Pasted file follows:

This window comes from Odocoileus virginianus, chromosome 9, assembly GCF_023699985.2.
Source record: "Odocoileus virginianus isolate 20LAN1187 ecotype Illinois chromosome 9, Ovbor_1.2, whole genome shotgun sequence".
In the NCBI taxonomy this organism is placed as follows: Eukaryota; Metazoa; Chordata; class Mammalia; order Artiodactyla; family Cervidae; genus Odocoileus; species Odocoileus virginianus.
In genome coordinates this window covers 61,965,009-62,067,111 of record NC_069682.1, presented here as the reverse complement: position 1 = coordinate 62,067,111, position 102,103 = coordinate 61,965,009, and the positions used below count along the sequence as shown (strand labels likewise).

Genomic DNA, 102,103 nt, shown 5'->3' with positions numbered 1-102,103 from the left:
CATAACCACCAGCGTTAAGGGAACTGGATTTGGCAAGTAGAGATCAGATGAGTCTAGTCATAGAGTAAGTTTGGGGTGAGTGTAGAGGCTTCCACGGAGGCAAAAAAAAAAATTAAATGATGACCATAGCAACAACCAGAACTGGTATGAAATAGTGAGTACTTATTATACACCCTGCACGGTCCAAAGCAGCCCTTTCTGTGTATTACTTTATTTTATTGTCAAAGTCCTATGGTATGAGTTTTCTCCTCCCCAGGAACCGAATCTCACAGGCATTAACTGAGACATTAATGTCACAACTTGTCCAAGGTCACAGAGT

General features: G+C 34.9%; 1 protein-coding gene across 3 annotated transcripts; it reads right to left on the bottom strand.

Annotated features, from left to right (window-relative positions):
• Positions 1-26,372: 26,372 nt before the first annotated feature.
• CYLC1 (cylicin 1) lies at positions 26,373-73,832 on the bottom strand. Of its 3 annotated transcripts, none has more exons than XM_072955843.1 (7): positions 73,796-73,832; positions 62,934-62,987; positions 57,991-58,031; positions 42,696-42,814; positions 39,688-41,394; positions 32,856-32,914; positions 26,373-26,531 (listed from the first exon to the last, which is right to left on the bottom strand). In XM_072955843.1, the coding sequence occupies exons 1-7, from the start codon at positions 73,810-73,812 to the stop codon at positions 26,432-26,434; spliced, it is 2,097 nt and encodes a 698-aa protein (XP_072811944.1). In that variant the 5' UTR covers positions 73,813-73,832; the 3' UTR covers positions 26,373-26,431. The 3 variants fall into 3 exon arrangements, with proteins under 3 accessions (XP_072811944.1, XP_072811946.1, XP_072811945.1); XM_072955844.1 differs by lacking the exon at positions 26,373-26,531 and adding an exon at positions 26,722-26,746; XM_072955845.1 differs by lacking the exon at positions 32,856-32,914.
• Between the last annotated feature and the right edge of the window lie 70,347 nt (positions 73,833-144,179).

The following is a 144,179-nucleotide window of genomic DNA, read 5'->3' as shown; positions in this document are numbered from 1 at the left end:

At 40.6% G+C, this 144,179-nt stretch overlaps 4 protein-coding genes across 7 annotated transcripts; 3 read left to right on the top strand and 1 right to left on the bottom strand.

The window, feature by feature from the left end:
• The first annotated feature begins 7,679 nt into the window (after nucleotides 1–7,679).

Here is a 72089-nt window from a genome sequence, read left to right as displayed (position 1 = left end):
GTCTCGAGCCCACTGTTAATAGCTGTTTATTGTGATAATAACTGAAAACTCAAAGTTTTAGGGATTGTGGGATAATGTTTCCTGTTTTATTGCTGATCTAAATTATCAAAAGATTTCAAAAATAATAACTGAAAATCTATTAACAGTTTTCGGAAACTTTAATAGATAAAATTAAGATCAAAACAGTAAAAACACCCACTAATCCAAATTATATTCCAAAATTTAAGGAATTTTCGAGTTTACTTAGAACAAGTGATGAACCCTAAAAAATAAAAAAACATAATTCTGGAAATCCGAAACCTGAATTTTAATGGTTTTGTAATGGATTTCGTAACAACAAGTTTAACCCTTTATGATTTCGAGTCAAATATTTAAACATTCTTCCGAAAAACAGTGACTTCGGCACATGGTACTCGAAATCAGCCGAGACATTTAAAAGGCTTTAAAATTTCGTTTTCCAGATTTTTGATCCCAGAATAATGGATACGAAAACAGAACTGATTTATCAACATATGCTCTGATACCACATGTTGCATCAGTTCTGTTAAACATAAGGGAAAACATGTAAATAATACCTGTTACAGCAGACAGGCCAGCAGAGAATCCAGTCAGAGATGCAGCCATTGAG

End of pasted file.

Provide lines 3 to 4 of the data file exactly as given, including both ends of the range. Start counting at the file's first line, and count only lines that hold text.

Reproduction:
In the NCBI taxonomy this organism is placed as follows: Eukaryota; Metazoa; Chordata; class Mammalia; order Artiodactyla; family Cervidae; genus Odocoileus; species Odocoileus virginianus.
In genome coordinates this window covers 61,965,009-62,067,111 of record NC_069682.1, presented here as the reverse complement: position 1 = coordinate 62,067,111, position 102,103 = coordinate 61,965,009, and the positions used below count along the sequence as shown (strand labels likewise).